I really want to understand this and so after some praying and looking at the words in Hebrew and looking at what the author has written some things began to come to mind. As brothers and sisters we have the “living God,” Christ Himself who now dwells inside of us and is now our life. Christ in us is the Logos of God, the Word of God. The author describes how He speaks to us inwardly (using the literal translation of the Greek and capitalizing the word logos): “For the Word (logos) of God is living and operative and sharper beyond every two-edged sword and passing through as far as division of soul and spirit, both of joints and marrows, and able to judge the thoughts and intentions of a heart; and there is no creature unmanifest before him, but all things are naked and having been laid open to the eyes of him, with whom to us is the Word (logos).” (3) We must hear our indwelling Lord, the Logos or Word of God! When we hear Christ inwardly we are called, just like with the people of Israel, to “not harden your hearts.” Using the Hebrew definition of these words this phrase literally means to “not make dry or hard your inner conscience and will.” (4) When “a man goes on his own way, his ‘heart’ becomes harder and harder.” (5) Christ desires that we have soft hearts, that we would be “quick to listen” and “slow to speak” so that we can hear Him inwardly. To become selfish, to have our focus on someone or some thing other than on Christ, to not care about our conscience towards one another is to harden our hearts, to fall away from Christ’s rest that He desires for us. We must remember that “we also have had the gospel preached to us, just as they did; but the message they heard was of no value to them, because those who heard did not combine it with faith. Now we who have believed enter that rest.” Do we not realize that everything is known to our indwelling Christ? Everything is laid before him. When our conscience is not clear in a matter there is a reason, our indwelling Lord is trying to tell us something, we need to listen to Him, and by faith follow what He says, whether by what we say or do. He will empower us to speak and do that which He is calling us to and as we do so we will see His life manifested in and to and through one another and to all we meet, we will see a greater fullness of our Lord! That is the place of rest, that is the place Christ desires that we enter!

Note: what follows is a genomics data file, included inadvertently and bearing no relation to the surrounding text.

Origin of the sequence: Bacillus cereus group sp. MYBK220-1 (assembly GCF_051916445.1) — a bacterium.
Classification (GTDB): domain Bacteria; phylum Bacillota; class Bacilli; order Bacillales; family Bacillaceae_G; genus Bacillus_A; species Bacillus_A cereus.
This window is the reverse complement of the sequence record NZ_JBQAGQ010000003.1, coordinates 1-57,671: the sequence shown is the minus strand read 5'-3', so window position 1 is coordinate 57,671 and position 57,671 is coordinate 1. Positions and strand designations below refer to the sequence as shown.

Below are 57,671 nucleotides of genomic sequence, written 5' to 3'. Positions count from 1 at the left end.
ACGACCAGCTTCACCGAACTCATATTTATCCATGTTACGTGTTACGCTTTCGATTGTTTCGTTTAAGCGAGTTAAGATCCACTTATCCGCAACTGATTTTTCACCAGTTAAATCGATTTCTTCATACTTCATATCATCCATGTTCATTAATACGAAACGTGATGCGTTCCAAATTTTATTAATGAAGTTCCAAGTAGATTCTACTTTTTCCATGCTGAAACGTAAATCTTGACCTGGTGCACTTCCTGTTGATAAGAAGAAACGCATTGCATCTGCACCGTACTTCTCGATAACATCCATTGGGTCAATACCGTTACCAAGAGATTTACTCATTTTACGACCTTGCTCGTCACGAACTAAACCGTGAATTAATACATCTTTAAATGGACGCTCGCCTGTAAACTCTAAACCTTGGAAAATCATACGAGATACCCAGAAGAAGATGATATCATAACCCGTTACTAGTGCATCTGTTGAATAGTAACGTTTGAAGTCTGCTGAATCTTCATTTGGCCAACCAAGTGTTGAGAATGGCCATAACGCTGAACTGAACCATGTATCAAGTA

The author then tries to understand what appears to be a contradiction between the Genesis account where “God rested from his work” and that with the people of Israel now being offered another or “new” rest. The author makes a point that even Joshua and David made a point that God meant a later rest, “about another day.” Moses was given the commandment from God Himself that we are to “Remember the sabbath day, to keep it holy. Six days you shall labor and do all your work, but the seventh day is a sabbath of the LORD your God; in it you shall not do any work, you or your son or your daughter, your male or your female servant or cattle or your sojouner who stays with you. For in six days the LORD made the heavens and the earth, the sea and all that is in them, and rested on the seventh day; therefore the LORD blessed the sabbath day and made it holy.” Many of the words used in the Ten Commandments are found just in this one commandment. God’s desire is to have His people to enter His rest! This commandment was to teach His people to find rest in Him, that He was their rest as they believed Him and followed what He said and it involves not doing our own work. Now in Christ He has accomplished that! It is now in Christ who leads us to enter into His rest. Christ is our Sabbath, our place of rest! It is no longer a particular day of the week, but a particular Person and every day! “There remains, then, a Sabbath-rest for the people of God.” And yet it is still a commandment as the author compares: “Today if you hear his voice, do not harden your hearts” with “But encourage one another daily, as long as it is called Today, so that none of you may be hardened by sin’s deceitfulness.” As we hear Him inwardly daily and by faith say or do what He says, keeping a clear conscience, we encourage one another “each day” enabling us by His strength and as a result we enter His rest! This rest though is fluid, it is something that we “make every effort to enter…so that no one will fall by following their example of disobedience.” To not move forward in Christ is to go backward, is to fall. Fall does not mean perish as some translations have it, it just means that fall, to fall down. Although it is possible, like the people of Israel, to literally die in the wilderness. So it is a thought to consider if we continue to harden our hearts to His voice. If we have been tempted and and have fallen down let us help pick each other up and help each other move forward in the Lord and so fulfill the law of love that has entered our hearts by our indwelling Lord.